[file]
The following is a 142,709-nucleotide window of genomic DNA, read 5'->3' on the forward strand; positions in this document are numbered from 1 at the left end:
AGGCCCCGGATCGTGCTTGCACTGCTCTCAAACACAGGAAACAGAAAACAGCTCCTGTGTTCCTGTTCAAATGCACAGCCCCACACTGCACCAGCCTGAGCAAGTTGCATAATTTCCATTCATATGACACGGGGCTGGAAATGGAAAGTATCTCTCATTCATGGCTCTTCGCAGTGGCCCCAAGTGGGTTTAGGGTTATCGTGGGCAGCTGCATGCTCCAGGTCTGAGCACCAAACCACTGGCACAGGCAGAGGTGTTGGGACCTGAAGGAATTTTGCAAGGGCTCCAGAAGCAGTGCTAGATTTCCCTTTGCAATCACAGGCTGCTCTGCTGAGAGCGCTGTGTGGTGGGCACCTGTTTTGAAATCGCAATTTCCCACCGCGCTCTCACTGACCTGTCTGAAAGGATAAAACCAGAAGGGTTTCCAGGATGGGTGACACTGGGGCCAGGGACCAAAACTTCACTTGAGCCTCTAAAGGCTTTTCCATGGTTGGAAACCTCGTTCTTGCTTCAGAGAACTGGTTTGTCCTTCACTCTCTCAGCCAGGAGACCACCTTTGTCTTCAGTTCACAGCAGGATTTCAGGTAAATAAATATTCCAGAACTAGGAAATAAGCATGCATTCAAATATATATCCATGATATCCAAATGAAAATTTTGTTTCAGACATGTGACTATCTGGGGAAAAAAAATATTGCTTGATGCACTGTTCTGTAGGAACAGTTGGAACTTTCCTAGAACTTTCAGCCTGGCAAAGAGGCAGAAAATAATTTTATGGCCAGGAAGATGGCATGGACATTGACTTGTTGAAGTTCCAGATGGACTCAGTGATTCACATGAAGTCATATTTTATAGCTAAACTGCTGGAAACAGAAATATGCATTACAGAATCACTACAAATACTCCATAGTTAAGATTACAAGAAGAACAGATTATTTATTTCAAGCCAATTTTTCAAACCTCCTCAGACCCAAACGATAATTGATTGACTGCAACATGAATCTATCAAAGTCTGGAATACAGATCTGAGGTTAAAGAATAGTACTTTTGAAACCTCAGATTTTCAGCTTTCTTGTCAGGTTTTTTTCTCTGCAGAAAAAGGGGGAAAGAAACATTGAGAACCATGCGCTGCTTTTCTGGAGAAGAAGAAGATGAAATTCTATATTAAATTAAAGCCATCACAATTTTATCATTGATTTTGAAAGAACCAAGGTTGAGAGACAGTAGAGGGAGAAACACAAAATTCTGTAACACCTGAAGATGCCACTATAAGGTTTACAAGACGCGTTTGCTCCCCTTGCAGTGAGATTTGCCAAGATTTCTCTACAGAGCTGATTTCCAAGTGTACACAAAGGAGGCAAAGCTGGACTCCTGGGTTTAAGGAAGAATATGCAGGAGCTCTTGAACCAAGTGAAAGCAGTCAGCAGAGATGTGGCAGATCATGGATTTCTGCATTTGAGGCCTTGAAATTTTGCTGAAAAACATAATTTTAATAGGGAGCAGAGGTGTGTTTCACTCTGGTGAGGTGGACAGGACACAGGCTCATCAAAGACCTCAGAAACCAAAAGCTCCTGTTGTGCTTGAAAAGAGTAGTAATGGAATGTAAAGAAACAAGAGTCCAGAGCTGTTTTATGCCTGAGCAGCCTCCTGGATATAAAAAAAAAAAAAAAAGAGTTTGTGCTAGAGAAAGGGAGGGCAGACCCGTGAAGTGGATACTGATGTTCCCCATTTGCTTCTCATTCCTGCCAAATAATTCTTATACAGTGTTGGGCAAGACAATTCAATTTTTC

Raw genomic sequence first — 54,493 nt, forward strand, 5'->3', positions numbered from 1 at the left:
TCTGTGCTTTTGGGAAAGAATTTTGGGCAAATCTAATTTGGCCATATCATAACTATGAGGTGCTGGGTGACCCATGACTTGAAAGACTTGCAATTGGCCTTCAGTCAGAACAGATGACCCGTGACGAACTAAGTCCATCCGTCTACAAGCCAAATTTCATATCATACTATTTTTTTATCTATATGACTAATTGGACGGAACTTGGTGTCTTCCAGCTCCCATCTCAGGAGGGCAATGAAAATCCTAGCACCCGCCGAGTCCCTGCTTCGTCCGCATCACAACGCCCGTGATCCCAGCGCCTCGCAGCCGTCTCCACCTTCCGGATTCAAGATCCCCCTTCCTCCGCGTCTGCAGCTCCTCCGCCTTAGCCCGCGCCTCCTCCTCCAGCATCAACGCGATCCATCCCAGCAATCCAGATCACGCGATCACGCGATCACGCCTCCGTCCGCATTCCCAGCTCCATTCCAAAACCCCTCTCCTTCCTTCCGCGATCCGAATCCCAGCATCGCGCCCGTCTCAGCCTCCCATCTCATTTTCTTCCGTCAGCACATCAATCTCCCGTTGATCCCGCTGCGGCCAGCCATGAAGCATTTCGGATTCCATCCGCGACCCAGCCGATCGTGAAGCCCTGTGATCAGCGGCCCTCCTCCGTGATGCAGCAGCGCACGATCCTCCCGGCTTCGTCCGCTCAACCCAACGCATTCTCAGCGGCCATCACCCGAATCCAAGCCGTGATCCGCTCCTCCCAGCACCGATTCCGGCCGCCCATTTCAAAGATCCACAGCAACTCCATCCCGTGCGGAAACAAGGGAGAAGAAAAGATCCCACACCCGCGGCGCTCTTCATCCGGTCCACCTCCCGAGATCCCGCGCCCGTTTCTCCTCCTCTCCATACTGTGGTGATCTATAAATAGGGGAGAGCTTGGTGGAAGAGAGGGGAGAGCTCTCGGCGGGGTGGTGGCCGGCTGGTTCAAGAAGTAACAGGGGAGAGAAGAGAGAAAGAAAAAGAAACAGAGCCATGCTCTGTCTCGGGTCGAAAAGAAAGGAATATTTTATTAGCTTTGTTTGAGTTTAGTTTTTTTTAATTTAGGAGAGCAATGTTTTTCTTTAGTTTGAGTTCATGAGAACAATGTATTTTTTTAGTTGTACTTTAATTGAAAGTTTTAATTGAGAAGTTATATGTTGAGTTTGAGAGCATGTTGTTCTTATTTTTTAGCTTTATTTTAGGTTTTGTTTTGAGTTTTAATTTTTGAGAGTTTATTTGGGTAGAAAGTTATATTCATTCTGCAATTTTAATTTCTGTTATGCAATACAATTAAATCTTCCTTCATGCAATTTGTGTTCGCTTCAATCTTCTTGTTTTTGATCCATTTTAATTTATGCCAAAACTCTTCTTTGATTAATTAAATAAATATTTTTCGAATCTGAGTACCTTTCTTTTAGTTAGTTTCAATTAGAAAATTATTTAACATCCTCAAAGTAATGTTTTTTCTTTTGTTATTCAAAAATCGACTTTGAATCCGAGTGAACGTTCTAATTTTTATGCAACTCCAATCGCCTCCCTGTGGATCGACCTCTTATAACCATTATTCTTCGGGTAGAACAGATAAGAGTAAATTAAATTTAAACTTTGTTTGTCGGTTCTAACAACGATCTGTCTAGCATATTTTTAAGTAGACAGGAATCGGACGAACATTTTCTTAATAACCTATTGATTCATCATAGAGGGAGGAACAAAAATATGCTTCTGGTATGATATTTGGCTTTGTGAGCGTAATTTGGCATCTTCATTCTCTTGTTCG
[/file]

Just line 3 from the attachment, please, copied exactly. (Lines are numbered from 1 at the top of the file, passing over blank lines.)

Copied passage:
Raw genomic sequence first — 54,493 nt, forward strand, 5'->3', positions numbered from 1 at the left: